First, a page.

The great Italian polymath Leonardo da Vinci studied many things, such as science, math, engineering, geology, astrology, literature, botany, anatomy, and so much more. But it is his art for which he has particularly become known in more recent years. His Mona Lisa has become one of the most recognized paintings in the history of art, and was insured as such for $100,000,000 in 1962, which translates to $852,000,000 in 2019 dollars. A magnificent work, it nonetheless attracted less attention than the Salvatore Mundi, another painting by the artist, when it went up at auction in 2017.
Supposedly the Salvatore Mundi was originally painted by da Vinci for Louis XII of France along with his consort Anne of Brittany, presumedly following his conquering of the Duchy of Milan and assumption of control over Genoa following the Second Italian War (1499–1504). From here it gets complicated. It was rumored to reside in Chelsea Manor in London from 1638 until 1641, only to be sent to the Netherlands following the execution of its previous owner following the English Civil War. Following its sale to a creditor in 1651 it was returned to Charles II after the restoration of the English crown in 1660. Passing through the hands of several royals, it would change hands a few more times through auctions until it was finally picked up in 2005 and attributed to da Vinci after restoration in 2011.
The Salvatore Mundi was sold for an astonishing $450.3 million on November 15, 2017 at a Christie’s auction to Prince Badr bin Abdullah. It set the record for the most expensive painting ever sold in a public auction.
The painting itself depicts Jesus in Renaissance style clothing, holding his right hand up in the sign of the cross while his left hand gently cradles a transparent crystal orb. The symbolism of the piece itself presents Jesus as the Salvatore Mundi, or Savior of the World, while the sphere itself represents the heavens. The painting itself is one of da Vinci’s most copied works, with as many as 12 known versions created by his pupils and other artists. Its original reemergence in 2005 was in the form of a overpainted wreck, though following speculation it could be a covered up original it was sent for examination and restoration. Following this restoration, and a realization that the overpainting covered an original work (which was judged so by infrared imaging revealing a pentimento) it was eventually judged to be an authentic work.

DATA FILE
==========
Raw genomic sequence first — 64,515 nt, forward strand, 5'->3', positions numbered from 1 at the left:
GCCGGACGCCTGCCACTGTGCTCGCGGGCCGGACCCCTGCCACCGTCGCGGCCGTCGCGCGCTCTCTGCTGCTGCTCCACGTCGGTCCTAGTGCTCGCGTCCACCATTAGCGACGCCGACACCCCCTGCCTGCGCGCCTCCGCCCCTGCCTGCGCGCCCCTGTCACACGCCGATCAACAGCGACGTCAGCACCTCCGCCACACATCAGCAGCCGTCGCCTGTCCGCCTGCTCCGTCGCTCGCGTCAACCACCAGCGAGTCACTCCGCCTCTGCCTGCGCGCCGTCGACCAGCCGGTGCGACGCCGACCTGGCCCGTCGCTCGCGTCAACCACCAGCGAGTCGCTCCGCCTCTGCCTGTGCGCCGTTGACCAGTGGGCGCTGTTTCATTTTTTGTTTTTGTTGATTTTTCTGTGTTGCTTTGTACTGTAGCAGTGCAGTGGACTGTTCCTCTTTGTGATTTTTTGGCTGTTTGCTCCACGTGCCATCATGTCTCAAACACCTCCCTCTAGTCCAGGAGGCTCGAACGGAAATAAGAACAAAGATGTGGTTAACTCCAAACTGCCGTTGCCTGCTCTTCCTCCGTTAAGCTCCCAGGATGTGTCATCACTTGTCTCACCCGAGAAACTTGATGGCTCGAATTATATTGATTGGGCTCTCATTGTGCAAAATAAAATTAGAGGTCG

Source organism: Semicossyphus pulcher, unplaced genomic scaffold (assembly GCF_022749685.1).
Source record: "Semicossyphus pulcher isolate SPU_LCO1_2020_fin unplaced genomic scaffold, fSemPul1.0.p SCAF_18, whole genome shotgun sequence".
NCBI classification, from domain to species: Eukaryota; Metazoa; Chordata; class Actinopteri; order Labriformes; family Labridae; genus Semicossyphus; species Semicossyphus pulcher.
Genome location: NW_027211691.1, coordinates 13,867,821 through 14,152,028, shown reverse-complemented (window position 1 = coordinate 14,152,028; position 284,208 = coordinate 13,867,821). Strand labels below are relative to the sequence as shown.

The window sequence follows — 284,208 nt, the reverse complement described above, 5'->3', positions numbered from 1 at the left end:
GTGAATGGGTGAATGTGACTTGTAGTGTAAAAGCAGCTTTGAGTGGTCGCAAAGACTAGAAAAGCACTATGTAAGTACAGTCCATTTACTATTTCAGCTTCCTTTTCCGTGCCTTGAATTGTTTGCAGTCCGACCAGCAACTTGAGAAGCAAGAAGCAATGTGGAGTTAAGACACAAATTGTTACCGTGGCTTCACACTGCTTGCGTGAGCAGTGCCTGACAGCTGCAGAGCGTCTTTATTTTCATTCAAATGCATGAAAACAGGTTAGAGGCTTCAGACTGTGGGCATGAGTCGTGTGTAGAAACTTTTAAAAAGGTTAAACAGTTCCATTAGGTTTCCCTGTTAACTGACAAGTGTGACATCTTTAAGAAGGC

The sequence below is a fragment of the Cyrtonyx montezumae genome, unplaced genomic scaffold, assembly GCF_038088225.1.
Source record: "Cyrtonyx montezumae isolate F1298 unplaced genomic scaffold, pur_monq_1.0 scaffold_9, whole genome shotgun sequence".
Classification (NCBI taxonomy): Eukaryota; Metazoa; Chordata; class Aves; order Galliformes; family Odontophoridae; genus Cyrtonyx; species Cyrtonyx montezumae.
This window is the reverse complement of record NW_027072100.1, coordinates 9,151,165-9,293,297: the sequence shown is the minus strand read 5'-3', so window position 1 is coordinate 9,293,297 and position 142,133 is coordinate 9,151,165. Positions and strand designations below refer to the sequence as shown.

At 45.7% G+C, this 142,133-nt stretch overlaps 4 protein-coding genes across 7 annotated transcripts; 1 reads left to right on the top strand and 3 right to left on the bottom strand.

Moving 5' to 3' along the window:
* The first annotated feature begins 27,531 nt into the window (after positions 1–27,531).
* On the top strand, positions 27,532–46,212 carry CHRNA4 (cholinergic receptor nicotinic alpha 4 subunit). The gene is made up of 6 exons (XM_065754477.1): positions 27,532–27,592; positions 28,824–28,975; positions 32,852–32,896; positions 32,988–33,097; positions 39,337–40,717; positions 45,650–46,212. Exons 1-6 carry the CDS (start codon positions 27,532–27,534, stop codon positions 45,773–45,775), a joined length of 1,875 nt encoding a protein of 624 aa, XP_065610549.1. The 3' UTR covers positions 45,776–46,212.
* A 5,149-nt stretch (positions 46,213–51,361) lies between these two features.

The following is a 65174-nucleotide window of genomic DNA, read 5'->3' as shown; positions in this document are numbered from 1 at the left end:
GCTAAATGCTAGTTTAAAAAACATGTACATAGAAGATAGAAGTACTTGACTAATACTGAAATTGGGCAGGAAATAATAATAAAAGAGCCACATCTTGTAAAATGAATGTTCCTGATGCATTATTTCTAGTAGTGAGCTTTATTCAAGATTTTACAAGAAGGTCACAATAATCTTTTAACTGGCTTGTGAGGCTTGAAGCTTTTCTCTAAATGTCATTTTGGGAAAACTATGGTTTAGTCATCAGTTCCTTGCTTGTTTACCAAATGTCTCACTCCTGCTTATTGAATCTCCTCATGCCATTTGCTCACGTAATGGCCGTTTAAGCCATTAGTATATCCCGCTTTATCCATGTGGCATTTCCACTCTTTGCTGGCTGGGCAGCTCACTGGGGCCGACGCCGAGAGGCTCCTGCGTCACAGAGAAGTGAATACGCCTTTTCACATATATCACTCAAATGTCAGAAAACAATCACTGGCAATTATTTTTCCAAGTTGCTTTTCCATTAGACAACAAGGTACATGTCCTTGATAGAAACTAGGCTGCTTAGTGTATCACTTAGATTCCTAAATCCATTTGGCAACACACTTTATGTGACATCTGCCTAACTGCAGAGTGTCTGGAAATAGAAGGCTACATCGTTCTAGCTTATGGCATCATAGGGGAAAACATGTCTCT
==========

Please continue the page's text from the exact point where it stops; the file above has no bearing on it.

Fast forwarding, Prince Badr supposedly made the purchase of the Salvatore Mundi on behalf of the Department of Culture and Tourism in Abu Dhabi, that it might be put on display in the country. Since then, there have been rumors that he in fact made the purchase on behalf of his long-time ally Mohammed bin Salman, Crown Prince of Saudi Arabia. Further, following the cancellation of its appearance at the Louvre Abu Dhabi, it has rumored to either be on Crown Prince Mohammed’s yacht until a cultural center in the city of Al-’Ula in northwestern Saudi Arabia or it might be in storage in Switzerland.
Where to See The Work
Since its cancelled appearance at the Louvre Abu Dhabi, and the still pending completion of a planned cultural center in northwestern Saudi Arabia, there is no way to currently view the work (that is unless you are a personal friend of the current owner). Hopefully it will be displayed again to the public in the near future.
For More Information
- Additional Information about the Salvator Mundi
- Leonardo da Vinci website
- The Secret Lives of Leonardo da Vinci (A New Yorker Article)
- Leonardo da Vinci: Based on thousands of pages of Leonardo’s work, the author weaves a narrative in this biography that connects his artistic genius with his equally amazing scientific acuity.
- Leonardo: The Complete Paintings and Drawings: An anniversary edition of an earlier work showcasing the catalogue raisonné of Leonardo da Vinci, including both his surviving and his lost paintings. The images included in excruciating detail are so good they show individual brushstrokes.
- Leonardo da Vinci Rediscovered (warning: expensive): An authoritative four volume study that was published in the 500th anniversary of the polymath’s death. This definitive account of Leonardo’s life and work includes some 1,500 illustrations over 2,200 pages. Through the authors exhaustive research, Leonardo truly comes to life as one of history’s greatest artists, scientists, and inventors.
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